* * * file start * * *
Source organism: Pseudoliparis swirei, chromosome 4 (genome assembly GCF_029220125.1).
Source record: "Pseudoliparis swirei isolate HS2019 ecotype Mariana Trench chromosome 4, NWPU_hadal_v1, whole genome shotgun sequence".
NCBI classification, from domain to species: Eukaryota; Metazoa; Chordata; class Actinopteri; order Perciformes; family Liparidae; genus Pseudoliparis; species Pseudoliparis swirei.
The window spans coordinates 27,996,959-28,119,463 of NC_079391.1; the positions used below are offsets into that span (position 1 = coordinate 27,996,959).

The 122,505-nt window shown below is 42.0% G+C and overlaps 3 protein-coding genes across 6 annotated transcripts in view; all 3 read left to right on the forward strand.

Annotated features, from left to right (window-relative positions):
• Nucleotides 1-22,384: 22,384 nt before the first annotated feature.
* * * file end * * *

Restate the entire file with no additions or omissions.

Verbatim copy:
Source organism: Pseudoliparis swirei, chromosome 4 (genome assembly GCF_029220125.1).
Source record: "Pseudoliparis swirei isolate HS2019 ecotype Mariana Trench chromosome 4, NWPU_hadal_v1, whole genome shotgun sequence".
NCBI classification, from domain to species: Eukaryota; Metazoa; Chordata; class Actinopteri; order Perciformes; family Liparidae; genus Pseudoliparis; species Pseudoliparis swirei.
The window spans coordinates 27,996,959-28,119,463 of NC_079391.1; the positions used below are offsets into that span (position 1 = coordinate 27,996,959).

The 122,505-nt window shown below is 42.0% G+C and overlaps 3 protein-coding genes across 6 annotated transcripts in view; all 3 read left to right on the forward strand.

Annotated features, from left to right (window-relative positions):
• Nucleotides 1-22,384: 22,384 nt before the first annotated feature.